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J Nephrol. 2005 Nov-Dec;18(6):727-32.

Urotensin II in end-stage renal disease: an inverse correlate of sympathetic function and cardiac natriuretic peptides.

Author information

1
CNR-IBIM, Institute of Biomedicine, Clinical Epidemiology and Physiopathology of Renal Diseases and Hypertension & Division of Nephrology, Dialysis and Transplantation, Reggio Calabria - Italy.

Abstract

BACKGROUND:

Urotensin II (UTN) is a peptide highly conserved across species with disparate effects on the vascular system and it is currently unclear whether high plasma UTN levels play a vasculotoxic or a vasculoprotective role.

METHODS:

In this study, we investigated the relationship between plasma UTN and sympathetic activity and cardiac natriuretic hormones in 191 hemodialysis (HD) patients without clinical evidence of heart failure.

RESULTS:

Plasma UTN was significantly higher in patients with end-stage renal disease (ESRD) (median: 6.5 ng/mL) than in age matched healthy subjects (median: 3.1 ng/mL) (p<0.001). On univariate analysis, UTN was inversely related to heart rate (r=-0.24), dialysis treatment duration (r=-0.27), norepinephrine (r=-0.28), neuropeptide Y (NPY) (r=-0.66), brain natriuretic peptide (BNP) (r=-0.41) and atrial natriuretic peptide (ANP) (r=-0.28) (all p<0.008). Of note, in multiple regression analyses these associations maintained strength similar to that of the corresponding unadjusted correlation coefficients.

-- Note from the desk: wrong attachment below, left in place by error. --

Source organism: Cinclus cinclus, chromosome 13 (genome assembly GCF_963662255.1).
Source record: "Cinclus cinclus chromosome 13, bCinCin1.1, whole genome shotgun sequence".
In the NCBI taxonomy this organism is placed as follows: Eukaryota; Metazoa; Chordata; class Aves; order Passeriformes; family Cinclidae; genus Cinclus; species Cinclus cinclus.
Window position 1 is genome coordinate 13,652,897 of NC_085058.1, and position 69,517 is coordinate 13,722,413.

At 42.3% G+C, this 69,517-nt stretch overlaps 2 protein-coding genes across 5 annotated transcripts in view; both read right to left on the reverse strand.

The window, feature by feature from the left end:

CONCLUSIONS:

The inverse links between UTN and neuro-hormonal factors indicate that UTN down-regulation in the presence of high sympathetic activity and high BNP could be a counter-regulatory response aimed at mitigating cardiovascular (CV) damage or that UTN itself acts as a protective factor.

PMID:
16358231
[Indexed for MEDLINE]

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